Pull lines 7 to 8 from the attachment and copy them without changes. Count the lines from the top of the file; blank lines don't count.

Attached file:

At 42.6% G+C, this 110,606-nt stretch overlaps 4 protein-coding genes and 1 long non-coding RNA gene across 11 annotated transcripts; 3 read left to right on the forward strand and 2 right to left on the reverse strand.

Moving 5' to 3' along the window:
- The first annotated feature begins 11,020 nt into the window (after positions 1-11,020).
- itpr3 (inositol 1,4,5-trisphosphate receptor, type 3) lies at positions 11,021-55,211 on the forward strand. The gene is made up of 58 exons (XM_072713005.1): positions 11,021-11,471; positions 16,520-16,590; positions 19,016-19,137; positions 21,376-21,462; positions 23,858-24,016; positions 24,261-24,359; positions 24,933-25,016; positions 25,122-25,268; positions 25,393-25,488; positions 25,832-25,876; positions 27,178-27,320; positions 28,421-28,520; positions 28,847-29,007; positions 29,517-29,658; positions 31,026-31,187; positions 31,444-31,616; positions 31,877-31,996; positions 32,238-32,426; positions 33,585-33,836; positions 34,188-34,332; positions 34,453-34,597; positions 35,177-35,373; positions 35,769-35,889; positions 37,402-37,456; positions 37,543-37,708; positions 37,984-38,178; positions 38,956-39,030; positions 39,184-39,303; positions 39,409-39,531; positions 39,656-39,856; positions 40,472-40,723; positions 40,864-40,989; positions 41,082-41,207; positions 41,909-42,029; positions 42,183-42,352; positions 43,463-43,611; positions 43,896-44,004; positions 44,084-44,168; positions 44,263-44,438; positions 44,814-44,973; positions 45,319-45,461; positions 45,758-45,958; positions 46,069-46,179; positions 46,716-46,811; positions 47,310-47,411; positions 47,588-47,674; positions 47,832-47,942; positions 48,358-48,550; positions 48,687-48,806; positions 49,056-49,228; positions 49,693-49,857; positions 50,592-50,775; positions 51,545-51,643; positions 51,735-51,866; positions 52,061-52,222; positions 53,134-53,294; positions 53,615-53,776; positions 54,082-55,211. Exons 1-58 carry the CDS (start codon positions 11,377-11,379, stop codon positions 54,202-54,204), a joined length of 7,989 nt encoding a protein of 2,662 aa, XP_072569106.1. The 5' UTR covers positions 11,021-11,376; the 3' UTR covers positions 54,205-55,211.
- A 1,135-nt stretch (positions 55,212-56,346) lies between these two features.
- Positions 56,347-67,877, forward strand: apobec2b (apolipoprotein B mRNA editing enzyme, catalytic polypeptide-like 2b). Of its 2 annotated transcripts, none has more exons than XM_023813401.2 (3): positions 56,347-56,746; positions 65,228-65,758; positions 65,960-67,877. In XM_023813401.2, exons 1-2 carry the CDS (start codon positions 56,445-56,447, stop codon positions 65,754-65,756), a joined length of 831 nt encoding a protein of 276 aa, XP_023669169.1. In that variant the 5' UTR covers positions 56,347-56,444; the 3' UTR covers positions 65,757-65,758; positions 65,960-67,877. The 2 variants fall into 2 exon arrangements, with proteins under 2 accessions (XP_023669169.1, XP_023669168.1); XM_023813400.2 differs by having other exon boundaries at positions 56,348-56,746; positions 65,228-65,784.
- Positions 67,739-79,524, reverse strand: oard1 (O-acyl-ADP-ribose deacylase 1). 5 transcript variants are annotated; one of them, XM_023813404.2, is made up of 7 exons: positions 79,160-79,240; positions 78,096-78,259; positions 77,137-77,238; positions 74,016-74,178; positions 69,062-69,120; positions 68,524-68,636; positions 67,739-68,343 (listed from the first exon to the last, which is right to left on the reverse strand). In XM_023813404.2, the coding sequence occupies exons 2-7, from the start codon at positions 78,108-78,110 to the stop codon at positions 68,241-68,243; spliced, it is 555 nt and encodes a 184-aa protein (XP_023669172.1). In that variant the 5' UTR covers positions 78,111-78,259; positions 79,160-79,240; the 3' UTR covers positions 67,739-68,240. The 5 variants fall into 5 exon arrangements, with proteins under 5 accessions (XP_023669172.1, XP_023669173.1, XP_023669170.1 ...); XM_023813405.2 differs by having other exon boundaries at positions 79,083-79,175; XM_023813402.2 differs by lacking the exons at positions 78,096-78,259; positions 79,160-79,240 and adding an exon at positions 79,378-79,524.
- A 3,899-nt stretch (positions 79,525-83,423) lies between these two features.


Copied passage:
- Positions 67,739-79,524, reverse strand: oard1 (O-acyl-ADP-ribose deacylase 1). 5 transcript variants are annotated; one of them, XM_023813404.2, is made up of 7 exons: positions 79,160-79,240; positions 78,096-78,259; positions 77,137-77,238; positions 74,016-74,178; positions 69,062-69,120; positions 68,524-68,636; positions 67,739-68,343 (listed from the first exon to the last, which is right to left on the reverse strand). In XM_023813404.2, the coding sequence occupies exons 2-7, from the start codon at positions 78,108-78,110 to the stop codon at positions 68,241-68,243; spliced, it is 555 nt and encodes a 184-aa protein (XP_023669172.1). In that variant the 5' UTR covers positions 78,111-78,259; positions 79,160-79,240; the 3' UTR covers positions 67,739-68,240. The 5 variants fall into 5 exon arrangements, with proteins under 5 accessions (XP_023669172.1, XP_023669173.1, XP_023669170.1 ...); XM_023813405.2 differs by having other exon boundaries at positions 79,083-79,175; XM_023813402.2 differs by lacking the exons at positions 78,096-78,259; positions 79,160-79,240 and adding an exon at positions 79,378-79,524.
- A 3,899-nt stretch (positions 79,525-83,423) lies between these two features.